2 March 2023
09:30 - 11:00 AM
Virtually via Zoom
Ivan Skelin (UCDavis)

Neural dynamics and behavioral relevance of feedback processing in the human brain

Abstract:  Adaptive behavior requires utilization of action outcome feedback. Wisconsin Card Sorting Task consists of a series of rule searching episodes, guided by the rule choice feedback (correct or incorrect). The choice feedback tuning is present in the high-frequency activity (HFA 70-200 Hz) - a proxy measure of local population spiking - across the frontal and temporal lobe. In addition, feedback-tuned activity on the anatomically distributed locations co-varies selectively during correct trials, as shown by noise correlations. The co-variation of feedback-tuned populations is highly correlated with the oscillatory synchrony in the beta range (20-25 Hz), suggesting the role of beta oscillations in synchronizing the distributed feedback-tuned populations. Finally, behavioral analysis shows that only the feedback following correct trials is utilized in the rule search, while the negative feedback has no discernible behavioral effect. Selective synchronization of feedback-tuned populations on the correct trials and preferential utilization of correct feedback in rule search suggest the beta-mediated neural synchronization as a mechanism for integrating the feedback information in decision-making.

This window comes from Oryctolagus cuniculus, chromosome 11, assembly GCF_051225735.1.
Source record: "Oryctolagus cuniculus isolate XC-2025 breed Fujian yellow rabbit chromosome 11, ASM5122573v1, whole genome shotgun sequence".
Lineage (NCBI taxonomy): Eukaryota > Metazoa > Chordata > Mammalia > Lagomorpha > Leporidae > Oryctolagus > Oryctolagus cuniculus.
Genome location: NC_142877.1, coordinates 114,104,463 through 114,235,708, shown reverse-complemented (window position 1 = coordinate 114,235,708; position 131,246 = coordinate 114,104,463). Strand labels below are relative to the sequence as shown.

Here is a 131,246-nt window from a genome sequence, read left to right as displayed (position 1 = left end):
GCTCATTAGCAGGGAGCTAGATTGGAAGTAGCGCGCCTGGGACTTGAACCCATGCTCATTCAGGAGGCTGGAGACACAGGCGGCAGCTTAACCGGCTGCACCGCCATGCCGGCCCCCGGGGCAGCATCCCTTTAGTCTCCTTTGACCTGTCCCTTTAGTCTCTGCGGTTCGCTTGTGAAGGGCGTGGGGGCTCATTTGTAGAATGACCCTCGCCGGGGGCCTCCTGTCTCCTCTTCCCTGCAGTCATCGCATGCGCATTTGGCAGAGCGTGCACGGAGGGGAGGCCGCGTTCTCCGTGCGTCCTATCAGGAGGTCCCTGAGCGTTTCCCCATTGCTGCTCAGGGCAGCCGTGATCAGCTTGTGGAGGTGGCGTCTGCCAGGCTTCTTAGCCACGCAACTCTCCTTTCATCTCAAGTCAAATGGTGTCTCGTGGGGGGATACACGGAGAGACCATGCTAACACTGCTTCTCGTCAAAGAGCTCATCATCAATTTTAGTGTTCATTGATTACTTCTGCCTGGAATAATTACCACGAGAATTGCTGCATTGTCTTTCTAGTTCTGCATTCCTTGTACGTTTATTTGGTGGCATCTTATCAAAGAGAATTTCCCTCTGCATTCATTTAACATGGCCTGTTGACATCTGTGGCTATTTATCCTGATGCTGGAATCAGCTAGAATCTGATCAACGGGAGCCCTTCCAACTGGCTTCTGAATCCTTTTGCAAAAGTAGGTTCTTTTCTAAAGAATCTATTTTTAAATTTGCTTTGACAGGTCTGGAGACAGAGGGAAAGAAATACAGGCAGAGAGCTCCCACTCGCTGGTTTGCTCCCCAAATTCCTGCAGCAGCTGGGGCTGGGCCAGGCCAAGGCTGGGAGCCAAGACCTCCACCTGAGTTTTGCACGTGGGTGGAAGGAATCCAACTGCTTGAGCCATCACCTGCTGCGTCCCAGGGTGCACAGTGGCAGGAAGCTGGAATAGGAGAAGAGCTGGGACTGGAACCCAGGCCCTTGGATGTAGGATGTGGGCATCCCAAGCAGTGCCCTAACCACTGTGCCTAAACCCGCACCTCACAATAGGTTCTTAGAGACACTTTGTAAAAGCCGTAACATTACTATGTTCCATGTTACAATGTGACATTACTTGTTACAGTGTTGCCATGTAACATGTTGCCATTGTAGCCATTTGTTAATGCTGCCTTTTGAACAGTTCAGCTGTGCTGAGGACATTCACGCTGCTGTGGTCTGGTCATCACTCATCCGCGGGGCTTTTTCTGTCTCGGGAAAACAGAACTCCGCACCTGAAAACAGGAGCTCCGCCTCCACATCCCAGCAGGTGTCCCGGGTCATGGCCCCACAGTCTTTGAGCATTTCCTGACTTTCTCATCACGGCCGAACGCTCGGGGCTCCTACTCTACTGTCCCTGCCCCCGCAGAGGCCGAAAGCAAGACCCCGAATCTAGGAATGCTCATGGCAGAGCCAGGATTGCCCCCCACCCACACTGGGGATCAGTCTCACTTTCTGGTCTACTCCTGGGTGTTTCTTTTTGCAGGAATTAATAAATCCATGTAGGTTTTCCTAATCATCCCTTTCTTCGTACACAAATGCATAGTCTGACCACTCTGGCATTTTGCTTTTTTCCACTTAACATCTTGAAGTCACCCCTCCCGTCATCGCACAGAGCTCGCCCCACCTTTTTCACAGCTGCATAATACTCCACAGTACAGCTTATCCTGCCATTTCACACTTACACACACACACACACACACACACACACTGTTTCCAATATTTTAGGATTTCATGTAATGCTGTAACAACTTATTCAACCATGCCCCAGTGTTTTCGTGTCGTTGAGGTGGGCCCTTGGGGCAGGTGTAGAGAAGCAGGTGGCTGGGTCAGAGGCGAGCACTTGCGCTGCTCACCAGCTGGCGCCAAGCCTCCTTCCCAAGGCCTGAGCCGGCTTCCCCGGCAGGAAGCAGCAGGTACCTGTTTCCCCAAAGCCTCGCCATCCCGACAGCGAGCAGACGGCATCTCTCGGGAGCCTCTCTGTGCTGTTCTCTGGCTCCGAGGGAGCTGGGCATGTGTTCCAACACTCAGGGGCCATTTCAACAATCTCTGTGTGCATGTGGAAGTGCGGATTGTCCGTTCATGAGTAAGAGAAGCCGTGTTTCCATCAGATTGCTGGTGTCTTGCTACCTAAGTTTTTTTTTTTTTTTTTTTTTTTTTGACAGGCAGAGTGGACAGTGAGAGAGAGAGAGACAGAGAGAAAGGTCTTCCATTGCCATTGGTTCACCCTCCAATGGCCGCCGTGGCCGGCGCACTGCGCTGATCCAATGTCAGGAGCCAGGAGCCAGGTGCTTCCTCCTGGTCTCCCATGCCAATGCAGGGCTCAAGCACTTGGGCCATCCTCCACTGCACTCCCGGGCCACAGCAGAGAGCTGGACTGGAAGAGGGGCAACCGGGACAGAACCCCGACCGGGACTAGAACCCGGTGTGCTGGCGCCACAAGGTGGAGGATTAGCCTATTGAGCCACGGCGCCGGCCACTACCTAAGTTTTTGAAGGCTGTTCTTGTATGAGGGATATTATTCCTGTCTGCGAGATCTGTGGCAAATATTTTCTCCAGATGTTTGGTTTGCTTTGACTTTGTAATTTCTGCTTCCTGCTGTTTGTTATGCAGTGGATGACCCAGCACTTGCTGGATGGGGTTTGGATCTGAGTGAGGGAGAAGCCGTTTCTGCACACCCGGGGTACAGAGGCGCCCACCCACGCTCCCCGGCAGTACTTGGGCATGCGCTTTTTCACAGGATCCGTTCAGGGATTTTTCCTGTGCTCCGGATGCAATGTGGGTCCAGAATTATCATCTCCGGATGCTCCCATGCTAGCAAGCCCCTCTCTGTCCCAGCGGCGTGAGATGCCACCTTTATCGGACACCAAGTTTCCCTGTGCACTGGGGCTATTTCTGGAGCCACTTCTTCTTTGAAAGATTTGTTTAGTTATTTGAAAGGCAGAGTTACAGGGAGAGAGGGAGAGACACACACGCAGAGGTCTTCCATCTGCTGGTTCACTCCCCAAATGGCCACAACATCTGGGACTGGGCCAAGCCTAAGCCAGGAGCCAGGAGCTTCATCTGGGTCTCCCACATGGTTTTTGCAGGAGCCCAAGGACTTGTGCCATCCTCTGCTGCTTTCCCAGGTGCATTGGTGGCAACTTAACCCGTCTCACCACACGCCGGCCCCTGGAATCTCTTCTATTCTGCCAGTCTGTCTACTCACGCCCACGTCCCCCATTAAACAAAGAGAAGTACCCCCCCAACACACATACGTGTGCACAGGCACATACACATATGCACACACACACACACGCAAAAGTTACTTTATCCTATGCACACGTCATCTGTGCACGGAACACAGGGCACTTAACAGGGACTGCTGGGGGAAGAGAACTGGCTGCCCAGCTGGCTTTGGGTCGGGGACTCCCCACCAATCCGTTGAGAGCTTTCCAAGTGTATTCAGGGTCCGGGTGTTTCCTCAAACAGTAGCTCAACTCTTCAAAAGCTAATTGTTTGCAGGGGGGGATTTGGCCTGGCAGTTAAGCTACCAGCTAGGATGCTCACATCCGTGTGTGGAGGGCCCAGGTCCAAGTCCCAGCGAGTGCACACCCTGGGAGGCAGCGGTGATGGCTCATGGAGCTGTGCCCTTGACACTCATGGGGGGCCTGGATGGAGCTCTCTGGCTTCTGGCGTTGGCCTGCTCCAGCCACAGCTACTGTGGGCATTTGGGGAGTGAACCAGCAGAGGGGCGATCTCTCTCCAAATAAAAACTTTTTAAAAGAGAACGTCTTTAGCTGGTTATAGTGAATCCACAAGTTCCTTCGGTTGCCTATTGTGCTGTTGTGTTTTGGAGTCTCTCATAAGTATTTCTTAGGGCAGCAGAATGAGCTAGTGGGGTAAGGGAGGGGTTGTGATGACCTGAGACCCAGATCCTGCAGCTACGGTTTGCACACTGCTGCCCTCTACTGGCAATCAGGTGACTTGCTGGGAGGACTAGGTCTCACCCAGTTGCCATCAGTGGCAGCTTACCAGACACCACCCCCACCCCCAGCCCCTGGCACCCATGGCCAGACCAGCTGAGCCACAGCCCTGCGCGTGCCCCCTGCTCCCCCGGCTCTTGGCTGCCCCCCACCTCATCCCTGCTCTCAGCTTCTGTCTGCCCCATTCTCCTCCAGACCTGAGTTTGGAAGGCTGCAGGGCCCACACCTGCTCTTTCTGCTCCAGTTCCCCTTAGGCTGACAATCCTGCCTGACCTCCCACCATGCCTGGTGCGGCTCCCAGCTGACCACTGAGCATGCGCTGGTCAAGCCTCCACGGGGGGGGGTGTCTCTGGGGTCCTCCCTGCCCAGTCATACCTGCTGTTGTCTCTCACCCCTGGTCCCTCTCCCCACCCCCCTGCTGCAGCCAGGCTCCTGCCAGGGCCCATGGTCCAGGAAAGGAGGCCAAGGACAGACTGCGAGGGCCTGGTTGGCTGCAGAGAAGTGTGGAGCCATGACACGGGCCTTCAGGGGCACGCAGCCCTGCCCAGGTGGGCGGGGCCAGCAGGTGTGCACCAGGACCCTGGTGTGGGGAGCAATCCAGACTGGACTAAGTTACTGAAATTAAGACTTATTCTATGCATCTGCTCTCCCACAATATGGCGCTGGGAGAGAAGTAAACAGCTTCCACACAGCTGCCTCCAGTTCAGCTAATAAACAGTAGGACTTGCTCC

Brief Bio:  Ivan graduated with MD from the University of Split in Croatia and did his PhD on autoradiographic imaging of brain serotonergic system in rodent models of depression. While doing this work at the Montreal Neurological Institute, he became interested in memory and electrophysiology. This led to a postdoc with Bruce McNaughton at the University of Lethbridge (Canada)/UC Irvine, where he used tetrode recordings in rats to probe the hippocampal-cortical interactions during wakefulness and sleep. Finally, he got involved in human intracranial electrophysiology, working with Jack Lin at UC Irvine/UC Davis, as a part of a BRAIN Initiative consortium involving the human, non-human primate and computational modeling components, aiming to decipher the integration of feedback information in rule learning.